“I like helping the under- dog,” said PEC volunteer Gabrielle Nicolet. It was her fifth session. “This is the most inspiring place I’ve been.” For three and a half years, she’s volunteered at San Quentin. She said people always talk about helping others, but they’re generally not referring to incarcerated people be- cause so many people dislike prisoners, but no one needs help more than the incarcerated. “I like helping people who need it.”
Over the years, Nicolet has worked in different areas of the criminal justice system. She currently works as a defense paralegal. She received training from the University of the Pacific and is currently pursuing law school.
Other organizations that attended Employer Day were the Workforce Development Board of Contra Costa County, the District Council 16 Apprentice Program of Northern California, Saved By Grace, Positive Resource Center, Goodwill Industries, and CEO Works.
Oakland’s Private Industry Council was there to assist the men with reentry programs. Part of its stated mission is to “support the journey toward equitable sustainable employment.”
Before the men received their certificates at graduation, they offered comments and feedback to the PEC staff and inmate volunteers:
“I always thought I wasn’t employable.”
“I learned proper etiquette when talking to employers.”
“You’ve pushed me and helped me through this process.”
“Sometimes I gotta swallow my pride.”
“It takes a lot of courage to ask for help,” said Robert Frye, who often speaks at PEC graduations, to encourage the men. “It’s always bittersweet to see new and old faces,” he said. He paroled from San Quentin about five years ago after serving 25 years in prison. “I’m no better than you,” he told the men. “I just got lucky and got out.”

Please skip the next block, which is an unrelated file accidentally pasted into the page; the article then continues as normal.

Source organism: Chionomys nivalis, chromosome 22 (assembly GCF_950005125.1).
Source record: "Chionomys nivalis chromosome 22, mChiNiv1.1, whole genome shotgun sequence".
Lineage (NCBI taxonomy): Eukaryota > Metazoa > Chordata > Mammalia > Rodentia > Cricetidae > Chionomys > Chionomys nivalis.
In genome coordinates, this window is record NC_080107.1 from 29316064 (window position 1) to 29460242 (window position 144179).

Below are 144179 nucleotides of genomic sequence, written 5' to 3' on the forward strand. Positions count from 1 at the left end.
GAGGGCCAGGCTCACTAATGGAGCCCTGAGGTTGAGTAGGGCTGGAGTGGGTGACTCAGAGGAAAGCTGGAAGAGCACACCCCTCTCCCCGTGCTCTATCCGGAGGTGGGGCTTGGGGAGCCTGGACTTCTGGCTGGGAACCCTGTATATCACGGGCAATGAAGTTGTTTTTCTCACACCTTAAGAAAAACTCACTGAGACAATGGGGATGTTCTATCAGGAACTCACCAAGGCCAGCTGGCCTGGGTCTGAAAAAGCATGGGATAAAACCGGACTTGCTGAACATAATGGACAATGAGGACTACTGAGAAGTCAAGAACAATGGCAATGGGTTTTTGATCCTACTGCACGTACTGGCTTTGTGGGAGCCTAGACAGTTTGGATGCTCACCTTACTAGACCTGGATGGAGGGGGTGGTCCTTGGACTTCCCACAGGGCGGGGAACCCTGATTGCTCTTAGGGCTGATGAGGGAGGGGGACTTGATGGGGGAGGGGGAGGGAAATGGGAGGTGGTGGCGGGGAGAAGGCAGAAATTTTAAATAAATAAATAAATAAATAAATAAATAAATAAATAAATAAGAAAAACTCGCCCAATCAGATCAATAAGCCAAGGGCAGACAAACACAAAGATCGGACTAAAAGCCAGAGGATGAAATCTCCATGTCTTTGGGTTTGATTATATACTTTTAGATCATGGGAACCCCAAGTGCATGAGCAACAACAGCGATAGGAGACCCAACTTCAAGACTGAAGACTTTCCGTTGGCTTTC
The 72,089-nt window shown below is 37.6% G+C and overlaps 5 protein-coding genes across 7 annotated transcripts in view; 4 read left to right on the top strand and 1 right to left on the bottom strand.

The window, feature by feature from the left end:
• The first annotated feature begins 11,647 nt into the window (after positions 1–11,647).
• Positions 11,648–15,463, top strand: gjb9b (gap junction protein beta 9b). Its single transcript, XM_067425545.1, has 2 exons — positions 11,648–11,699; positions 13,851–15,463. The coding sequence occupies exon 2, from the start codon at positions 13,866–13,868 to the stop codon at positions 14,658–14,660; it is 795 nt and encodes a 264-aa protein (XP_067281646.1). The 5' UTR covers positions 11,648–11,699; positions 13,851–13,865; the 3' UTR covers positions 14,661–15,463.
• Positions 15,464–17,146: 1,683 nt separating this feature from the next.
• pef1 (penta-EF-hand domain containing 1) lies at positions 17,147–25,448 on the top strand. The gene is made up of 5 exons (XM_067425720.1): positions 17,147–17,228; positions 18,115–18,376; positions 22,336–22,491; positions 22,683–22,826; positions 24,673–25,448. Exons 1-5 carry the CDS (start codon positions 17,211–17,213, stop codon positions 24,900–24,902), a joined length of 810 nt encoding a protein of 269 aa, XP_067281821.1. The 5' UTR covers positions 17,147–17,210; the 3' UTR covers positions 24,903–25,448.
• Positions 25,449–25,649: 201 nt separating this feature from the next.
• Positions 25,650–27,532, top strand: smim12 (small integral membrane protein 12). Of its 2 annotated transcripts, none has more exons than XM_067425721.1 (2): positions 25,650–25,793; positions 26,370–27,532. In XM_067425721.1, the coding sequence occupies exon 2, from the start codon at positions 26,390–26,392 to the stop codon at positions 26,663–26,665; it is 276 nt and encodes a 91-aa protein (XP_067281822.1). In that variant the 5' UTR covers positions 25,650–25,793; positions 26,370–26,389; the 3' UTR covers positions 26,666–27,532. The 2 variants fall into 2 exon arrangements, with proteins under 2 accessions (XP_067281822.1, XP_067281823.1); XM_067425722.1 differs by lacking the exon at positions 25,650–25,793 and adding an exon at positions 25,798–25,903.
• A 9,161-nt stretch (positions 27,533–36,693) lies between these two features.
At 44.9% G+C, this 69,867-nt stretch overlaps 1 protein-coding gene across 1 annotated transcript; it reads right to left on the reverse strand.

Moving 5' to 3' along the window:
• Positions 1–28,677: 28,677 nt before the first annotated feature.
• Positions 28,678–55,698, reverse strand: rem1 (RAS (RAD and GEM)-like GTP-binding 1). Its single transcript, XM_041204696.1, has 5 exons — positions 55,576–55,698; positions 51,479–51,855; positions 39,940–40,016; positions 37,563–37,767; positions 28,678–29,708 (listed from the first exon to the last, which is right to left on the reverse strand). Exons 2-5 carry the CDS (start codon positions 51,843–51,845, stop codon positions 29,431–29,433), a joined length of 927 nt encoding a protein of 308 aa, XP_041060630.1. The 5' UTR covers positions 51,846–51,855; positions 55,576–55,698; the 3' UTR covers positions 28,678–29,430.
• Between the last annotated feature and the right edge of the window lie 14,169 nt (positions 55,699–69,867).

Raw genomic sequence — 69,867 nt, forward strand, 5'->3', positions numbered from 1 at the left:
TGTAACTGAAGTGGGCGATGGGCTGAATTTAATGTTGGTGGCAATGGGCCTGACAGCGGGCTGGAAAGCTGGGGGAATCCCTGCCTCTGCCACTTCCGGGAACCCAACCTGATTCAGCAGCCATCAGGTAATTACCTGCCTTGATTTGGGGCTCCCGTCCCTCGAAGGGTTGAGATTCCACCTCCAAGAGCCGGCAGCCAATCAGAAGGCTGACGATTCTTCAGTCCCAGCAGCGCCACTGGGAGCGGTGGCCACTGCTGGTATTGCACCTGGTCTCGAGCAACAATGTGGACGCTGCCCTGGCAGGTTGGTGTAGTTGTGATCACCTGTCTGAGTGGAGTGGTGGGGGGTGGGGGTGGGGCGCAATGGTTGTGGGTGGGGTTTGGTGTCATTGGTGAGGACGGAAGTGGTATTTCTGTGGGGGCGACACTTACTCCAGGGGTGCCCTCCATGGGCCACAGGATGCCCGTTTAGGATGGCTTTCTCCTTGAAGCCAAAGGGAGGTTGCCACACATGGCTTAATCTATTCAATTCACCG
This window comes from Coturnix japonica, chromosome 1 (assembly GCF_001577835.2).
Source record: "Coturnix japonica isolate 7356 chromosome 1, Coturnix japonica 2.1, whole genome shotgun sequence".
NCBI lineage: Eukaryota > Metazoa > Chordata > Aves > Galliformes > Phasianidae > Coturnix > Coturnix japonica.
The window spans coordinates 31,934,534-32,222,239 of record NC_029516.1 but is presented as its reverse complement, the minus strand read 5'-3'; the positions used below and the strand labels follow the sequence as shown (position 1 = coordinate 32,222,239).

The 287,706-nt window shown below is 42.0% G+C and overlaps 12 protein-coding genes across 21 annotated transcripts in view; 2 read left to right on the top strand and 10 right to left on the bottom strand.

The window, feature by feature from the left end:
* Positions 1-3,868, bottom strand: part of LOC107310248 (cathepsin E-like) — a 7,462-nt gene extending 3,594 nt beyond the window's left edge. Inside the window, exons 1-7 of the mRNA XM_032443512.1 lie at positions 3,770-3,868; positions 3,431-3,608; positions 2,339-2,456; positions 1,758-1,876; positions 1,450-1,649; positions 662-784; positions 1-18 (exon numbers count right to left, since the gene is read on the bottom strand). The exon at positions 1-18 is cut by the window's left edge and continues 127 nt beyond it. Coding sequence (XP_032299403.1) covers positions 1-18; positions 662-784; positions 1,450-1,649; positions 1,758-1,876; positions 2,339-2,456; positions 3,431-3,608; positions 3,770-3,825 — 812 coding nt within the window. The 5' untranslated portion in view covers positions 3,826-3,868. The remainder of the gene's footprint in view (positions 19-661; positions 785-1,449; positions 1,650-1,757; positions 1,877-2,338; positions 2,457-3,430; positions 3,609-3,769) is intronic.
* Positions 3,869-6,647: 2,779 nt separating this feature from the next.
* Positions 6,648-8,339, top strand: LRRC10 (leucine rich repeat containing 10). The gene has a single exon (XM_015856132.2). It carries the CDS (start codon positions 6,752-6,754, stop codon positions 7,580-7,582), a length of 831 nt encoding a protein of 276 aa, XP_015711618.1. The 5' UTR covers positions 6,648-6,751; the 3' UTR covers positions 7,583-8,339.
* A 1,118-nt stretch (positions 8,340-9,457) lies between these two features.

Frye did a quick question- and-answer session fielding inquiries such as how long did it take him to feel like a citizen? How’d you feel about technology? He said he felt normal in about six months, especially when he started paying bills. Because he was allowed to use computers in prison, he “adapted well” outside.
The men applauded Frye after listening to his inspirational speech and stories of his accomplishments after he paroled.
“Good luck is when preparation meets opportunity,” said Angel Falcone, an inmate PEC facilitator. “When you do the best you can, people won’t forget that and will help you.” He advised the men to think about the future, get a Roth IRA, to not depend on Social Security, and get medical insurance.
Clif Bar of Emeryville, Calif., worked with PEC again this session. Its human resources and other departments helped the men with resume writing and interview skills.
“It kind of humanizes the (prison) experience,” said Kim who works in HR at Clif Bar. “It really is about building partnerships.”
Alicia who works in marketing at Clif Bar didn’t know what to expect coming inside a prison. “It was really cool to see the growth and confidence built,” she said. “It’s very moving.”
Salesforce recruiter and volunteer resume writer, Laura Pedersen, heard about PEC through someone who comes in to play basketball with the inmates at San Quentin. “I like people to have hope,” she said. “I think it’s awesome.”
Williams said of the nine PEC sessions, this was only the second time that 100% of the men interviewed the same or better than people outside of prison. “You were better than the class that came before you.”
Williams provided inter- view statistics ranging from 1 as poor, 2 below average, 3 average, 4 above average, and 5 excellent. She said there were no scores of one or two. The men received the following ratings from employers:
3 = 19%
4 = 39%
5 = 42%
The height of the last four months came when each graduates’ name was called. One by one, they walked to the stage area, shook hands with the volunteers, and were handed certificates and packets of useful employment information that will help them transition back to society and enter the work force. Everyone applauded to support each other. At the end, Williams yelled, “Job.”
The graduates all responded with “Ready!” as part of PEC’s customary mantra.